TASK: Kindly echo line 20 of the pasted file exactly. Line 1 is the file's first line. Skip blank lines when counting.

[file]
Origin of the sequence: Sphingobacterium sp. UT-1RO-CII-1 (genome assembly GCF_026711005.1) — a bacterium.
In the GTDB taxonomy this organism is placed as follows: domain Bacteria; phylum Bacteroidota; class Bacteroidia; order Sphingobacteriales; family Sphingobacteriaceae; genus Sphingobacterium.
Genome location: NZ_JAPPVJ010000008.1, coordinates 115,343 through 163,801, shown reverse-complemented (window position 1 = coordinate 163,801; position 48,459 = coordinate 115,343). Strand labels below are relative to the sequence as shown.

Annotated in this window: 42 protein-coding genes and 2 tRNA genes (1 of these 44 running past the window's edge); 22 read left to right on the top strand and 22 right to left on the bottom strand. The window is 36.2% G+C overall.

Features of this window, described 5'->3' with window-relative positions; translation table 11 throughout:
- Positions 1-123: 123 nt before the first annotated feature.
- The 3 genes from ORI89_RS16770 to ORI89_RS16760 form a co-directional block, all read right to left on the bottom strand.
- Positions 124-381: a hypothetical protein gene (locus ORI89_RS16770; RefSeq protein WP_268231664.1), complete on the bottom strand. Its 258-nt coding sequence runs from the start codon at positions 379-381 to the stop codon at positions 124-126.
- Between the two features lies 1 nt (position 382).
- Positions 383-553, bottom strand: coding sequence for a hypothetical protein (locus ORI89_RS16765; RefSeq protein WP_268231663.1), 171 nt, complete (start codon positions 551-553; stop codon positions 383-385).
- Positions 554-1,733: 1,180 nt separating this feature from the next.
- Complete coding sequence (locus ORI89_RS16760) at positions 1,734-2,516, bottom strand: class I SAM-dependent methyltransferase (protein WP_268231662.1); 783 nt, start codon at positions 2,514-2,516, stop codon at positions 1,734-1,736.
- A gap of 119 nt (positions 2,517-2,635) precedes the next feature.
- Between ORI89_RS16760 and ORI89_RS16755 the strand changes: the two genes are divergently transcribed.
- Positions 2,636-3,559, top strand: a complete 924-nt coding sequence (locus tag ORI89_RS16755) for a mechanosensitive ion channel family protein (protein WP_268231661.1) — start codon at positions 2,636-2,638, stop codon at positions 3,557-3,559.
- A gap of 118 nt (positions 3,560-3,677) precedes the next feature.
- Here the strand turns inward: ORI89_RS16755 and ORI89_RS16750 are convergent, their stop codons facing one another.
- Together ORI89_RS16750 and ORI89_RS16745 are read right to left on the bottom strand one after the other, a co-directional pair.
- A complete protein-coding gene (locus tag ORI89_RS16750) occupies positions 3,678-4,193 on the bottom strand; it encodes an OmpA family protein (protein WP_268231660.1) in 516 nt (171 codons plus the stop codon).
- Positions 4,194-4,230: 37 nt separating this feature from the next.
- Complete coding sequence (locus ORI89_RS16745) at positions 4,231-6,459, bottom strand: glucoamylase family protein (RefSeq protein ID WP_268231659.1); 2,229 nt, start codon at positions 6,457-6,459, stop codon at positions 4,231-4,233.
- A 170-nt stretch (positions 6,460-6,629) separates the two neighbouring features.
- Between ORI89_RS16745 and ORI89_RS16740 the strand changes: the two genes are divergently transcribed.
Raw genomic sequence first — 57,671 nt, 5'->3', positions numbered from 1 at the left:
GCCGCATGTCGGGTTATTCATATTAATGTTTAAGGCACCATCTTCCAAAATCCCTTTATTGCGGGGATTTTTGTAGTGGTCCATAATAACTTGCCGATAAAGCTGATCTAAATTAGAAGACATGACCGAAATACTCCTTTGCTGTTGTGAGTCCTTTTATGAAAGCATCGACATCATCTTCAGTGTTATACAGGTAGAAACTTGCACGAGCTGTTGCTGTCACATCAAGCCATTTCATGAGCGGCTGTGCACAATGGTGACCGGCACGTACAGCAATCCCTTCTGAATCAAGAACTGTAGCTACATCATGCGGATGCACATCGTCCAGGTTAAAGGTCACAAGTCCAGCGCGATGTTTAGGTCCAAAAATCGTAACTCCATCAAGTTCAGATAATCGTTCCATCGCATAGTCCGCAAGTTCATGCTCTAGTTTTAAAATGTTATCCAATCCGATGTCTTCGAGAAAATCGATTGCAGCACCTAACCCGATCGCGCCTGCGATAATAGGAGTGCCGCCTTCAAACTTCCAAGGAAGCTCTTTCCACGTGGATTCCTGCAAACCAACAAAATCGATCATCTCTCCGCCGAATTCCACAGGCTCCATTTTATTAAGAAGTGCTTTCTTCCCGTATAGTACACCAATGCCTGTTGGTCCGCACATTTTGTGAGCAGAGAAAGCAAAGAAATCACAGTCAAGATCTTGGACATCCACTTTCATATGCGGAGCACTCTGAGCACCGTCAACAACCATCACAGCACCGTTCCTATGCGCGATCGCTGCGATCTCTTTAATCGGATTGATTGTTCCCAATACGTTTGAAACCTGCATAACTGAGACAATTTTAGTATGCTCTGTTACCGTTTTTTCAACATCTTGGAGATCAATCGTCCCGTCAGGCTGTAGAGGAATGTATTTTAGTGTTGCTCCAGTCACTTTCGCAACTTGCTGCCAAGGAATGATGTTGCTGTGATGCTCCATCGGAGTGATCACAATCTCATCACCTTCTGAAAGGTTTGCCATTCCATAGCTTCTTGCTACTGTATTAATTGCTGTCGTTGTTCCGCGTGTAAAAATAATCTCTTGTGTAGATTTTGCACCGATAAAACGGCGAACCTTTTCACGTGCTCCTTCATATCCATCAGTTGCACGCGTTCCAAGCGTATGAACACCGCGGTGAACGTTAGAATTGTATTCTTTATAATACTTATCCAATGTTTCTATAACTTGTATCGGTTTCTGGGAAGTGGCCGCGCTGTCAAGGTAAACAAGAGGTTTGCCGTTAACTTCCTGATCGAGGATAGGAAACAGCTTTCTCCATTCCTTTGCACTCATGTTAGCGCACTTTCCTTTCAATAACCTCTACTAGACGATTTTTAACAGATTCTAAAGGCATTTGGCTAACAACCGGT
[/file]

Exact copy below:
- Positions 4,194-4,230: 37 nt separating this feature from the next.